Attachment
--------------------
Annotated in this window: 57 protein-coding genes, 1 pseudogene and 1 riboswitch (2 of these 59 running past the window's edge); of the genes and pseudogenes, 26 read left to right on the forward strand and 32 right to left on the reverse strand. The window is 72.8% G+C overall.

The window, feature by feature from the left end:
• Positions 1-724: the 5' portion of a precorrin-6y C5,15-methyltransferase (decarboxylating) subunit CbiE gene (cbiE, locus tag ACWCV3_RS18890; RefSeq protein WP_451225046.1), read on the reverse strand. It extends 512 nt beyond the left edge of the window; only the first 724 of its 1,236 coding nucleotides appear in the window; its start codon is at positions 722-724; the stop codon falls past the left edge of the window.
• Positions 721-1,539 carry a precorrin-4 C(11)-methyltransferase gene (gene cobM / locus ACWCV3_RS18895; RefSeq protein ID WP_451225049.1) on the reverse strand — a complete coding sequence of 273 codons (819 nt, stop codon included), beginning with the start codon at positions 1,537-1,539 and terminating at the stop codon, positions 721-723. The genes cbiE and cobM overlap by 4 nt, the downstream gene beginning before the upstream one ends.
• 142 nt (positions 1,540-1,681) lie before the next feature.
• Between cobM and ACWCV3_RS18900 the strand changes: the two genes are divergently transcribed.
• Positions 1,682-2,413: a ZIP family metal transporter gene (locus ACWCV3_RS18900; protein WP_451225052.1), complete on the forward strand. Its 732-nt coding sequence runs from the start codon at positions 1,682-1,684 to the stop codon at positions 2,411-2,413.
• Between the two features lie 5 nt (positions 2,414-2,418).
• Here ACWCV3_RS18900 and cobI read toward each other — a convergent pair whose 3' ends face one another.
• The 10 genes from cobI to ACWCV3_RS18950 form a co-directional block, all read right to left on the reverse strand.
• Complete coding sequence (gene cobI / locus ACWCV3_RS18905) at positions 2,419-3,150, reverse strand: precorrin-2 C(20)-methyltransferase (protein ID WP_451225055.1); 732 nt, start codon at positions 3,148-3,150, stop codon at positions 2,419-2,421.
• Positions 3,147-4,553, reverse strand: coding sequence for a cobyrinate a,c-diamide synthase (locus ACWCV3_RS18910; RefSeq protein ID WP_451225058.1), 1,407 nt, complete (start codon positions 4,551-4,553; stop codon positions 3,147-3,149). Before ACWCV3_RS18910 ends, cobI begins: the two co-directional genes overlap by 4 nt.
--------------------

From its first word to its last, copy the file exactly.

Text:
Annotated in this window: 57 protein-coding genes, 1 pseudogene and 1 riboswitch (2 of these 59 running past the window's edge); of the genes and pseudogenes, 26 read left to right on the forward strand and 32 right to left on the reverse strand. The window is 72.8% G+C overall.

The window, feature by feature from the left end:
• Positions 1-724: the 5' portion of a precorrin-6y C5,15-methyltransferase (decarboxylating) subunit CbiE gene (cbiE, locus tag ACWCV3_RS18890; RefSeq protein WP_451225046.1), read on the reverse strand. It extends 512 nt beyond the left edge of the window; only the first 724 of its 1,236 coding nucleotides appear in the window; its start codon is at positions 722-724; the stop codon falls past the left edge of the window.
• Positions 721-1,539 carry a precorrin-4 C(11)-methyltransferase gene (gene cobM / locus ACWCV3_RS18895; RefSeq protein ID WP_451225049.1) on the reverse strand — a complete coding sequence of 273 codons (819 nt, stop codon included), beginning with the start codon at positions 1,537-1,539 and terminating at the stop codon, positions 721-723. The genes cbiE and cobM overlap by 4 nt, the downstream gene beginning before the upstream one ends.
• 142 nt (positions 1,540-1,681) lie before the next feature.
• Between cobM and ACWCV3_RS18900 the strand changes: the two genes are divergently transcribed.
• Positions 1,682-2,413: a ZIP family metal transporter gene (locus ACWCV3_RS18900; protein WP_451225052.1), complete on the forward strand. Its 732-nt coding sequence runs from the start codon at positions 1,682-1,684 to the stop codon at positions 2,411-2,413.
• Between the two features lie 5 nt (positions 2,414-2,418).
• Here ACWCV3_RS18900 and cobI read toward each other — a convergent pair whose 3' ends face one another.
• The 10 genes from cobI to ACWCV3_RS18950 form a co-directional block, all read right to left on the reverse strand.
• Complete coding sequence (gene cobI / locus ACWCV3_RS18905) at positions 2,419-3,150, reverse strand: precorrin-2 C(20)-methyltransferase (protein ID WP_451225055.1); 732 nt, start codon at positions 3,148-3,150, stop codon at positions 2,419-2,421.
• Positions 3,147-4,553, reverse strand: coding sequence for a cobyrinate a,c-diamide synthase (locus ACWCV3_RS18910; RefSeq protein ID WP_451225058.1), 1,407 nt, complete (start codon positions 4,551-4,553; stop codon positions 3,147-3,149). Before ACWCV3_RS18910 ends, cobI begins: the two co-directional genes overlap by 4 nt.